In most organisations, the urgent will always be dealt with before the important. Urgent means pleasing someone important right now, while the important is usually only important in the long run – when we will all be found out, but it isn’t today.
If you allow the urgent to overwhelm the important, everything will soon become so urgent that the most important thing left in your professional life will be keeping your head above the rising tide of bad information, bad decisions and bad products.
The only means I know of of making sure that the important has as loud a voice as the urgent is by creating an independent function staffed by respected experts who report directly to whatever level of management is accountable for both the urgency (typically project delivery) and the importance (typically product quality).
This is what a quality function should be. But usually it isn’t, because:
- They’re seldom staffed by the best. The credit, the kudos and the money all go to the people who do the delivering. The people who made it possible for anyone to deliver – the people who build the processes, create the methodologies, create the training, the environment? Not a peep. Yet in an organisation with, say, thirty project managers, a 3% improvement in efficiency in the system as a whole would be the equivalent of adding another manager absolutely free of charge. Yet the people who do this (and a 3% change is about as small as a change can be and still be detectable) get no credit at all. No wonder quality management and its various adjuncts attract such undistinguished individuals, or that quality departments tend to decline into a plodding bureaucracy whose raison d’être is not professional principle but bureaucratic rule. Certainly of all the many quality management specialists I have met, few seemed to came to work in the morning relishing the prospect of raising everyone’s game, not just doing a day’s work.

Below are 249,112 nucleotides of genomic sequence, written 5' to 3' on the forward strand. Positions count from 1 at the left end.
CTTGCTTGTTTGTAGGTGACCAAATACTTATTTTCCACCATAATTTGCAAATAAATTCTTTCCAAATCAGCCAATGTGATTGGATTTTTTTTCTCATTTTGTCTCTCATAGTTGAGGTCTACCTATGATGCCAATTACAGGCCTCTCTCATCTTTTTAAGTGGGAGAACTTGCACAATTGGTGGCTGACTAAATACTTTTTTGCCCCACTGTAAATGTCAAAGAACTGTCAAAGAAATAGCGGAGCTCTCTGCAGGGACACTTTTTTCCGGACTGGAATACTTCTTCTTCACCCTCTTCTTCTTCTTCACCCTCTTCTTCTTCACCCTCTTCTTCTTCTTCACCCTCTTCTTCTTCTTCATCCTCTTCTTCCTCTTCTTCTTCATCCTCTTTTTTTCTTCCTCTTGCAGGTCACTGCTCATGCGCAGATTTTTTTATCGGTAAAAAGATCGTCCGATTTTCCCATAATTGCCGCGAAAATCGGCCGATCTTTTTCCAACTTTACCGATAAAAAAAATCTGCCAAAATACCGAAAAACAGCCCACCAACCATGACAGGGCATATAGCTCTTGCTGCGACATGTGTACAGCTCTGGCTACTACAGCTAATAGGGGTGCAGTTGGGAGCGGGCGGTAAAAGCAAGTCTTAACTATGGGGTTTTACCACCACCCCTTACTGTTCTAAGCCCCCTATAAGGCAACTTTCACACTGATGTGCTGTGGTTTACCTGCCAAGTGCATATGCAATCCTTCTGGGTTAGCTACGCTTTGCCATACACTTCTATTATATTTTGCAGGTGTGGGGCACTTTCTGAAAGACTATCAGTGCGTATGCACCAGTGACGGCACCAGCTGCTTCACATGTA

- The individual they report to is usually a lot more committed to the urgent than to the important. The reason for this is simple – the vast majority of managers grew up in an environment in which the urgent is actually more important than the important. And while someone was almost always standing over them with a whip to make sure things were done on time, few people, especially in business, have really considered the principles of their procession. As a result, in most organisations it is relatively easy to circumvent the rules in the name of some short-term goal such as appearing to deliver as promised.